If not, the architect or designer you’re talking to may have a preselected contractor he or she likes to work with or recommended contractors that you’ll need to green-light.
Will there be a traditional bidding process — that is, when an architect creates a set of drawings and puts them out to several contractors to bid on the project?
If so, that also could mean more competitive pricing. In many cases, the builder provides the contract for the client to review.
4. Is what I’m describing feasible within my budget?
Why: Let’s face it — our design dreams can sometimes venture a little (or a lot) beyond our price range. And construction prices vary widely.
Asking this question could help you gauge how frank the pro will be with you throughout the process, and how he or she communicates and finds solutions that help get you as close to the result you dream of.
It also can reveal whether the project might be a better fit for someone at that pro’s firm who may specialize in smaller-budget projects — or another firm altogether.
It also may be a wake-up call that your wish list just isn’t realistic with your budget right now.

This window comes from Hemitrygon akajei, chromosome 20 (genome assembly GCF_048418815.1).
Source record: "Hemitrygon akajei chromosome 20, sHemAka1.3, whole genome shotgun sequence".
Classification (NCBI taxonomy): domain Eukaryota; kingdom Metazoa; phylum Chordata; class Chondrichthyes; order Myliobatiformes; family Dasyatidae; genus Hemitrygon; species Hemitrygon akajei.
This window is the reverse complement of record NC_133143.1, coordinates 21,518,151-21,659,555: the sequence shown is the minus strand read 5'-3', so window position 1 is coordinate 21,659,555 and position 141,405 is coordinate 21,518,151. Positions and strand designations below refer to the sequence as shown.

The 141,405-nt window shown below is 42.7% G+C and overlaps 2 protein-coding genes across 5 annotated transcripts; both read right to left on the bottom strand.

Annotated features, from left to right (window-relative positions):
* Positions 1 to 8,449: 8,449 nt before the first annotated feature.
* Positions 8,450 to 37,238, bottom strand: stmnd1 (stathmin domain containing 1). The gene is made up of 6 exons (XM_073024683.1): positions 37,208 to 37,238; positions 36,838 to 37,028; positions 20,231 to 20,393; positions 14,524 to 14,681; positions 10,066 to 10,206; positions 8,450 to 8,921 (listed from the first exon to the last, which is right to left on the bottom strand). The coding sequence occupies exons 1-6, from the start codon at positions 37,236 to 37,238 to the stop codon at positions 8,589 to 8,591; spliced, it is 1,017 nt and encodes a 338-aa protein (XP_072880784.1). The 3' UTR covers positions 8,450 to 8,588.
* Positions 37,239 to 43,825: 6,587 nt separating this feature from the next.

5. What are three of the top obstacles you could see us running into in this project? How would we work through them?
Why: There’s a reason a version of this question pops up in so many job interviews. It gives interviewees a chance to show their experience and how they approach problem solving.
It also gives you a peek into what challenges may realistically lie ahead, and a sense of whether you’re confident that this pro could get through them with you.
6. When can we request changes, and what might changes during construction mean for the project?
Why: You’ll want to understand the ground rules for how a change request would impact the project’s schedule and cost.
Architects and home designers may have language addressing this issue in their contracts, but it’s always best to talk through it first.
7. What specific drawings should I expect from the complete set of construction documents?
Why: Generally speaking, an architectural project is split into phases with corresponding plans or drawings.
In the earliest phase, the pro may produce some initial sketches and then a few schematic designs. These address the big-picture design goals and options, such as how the house complements its landscape, or the way natural light will impact certain rooms.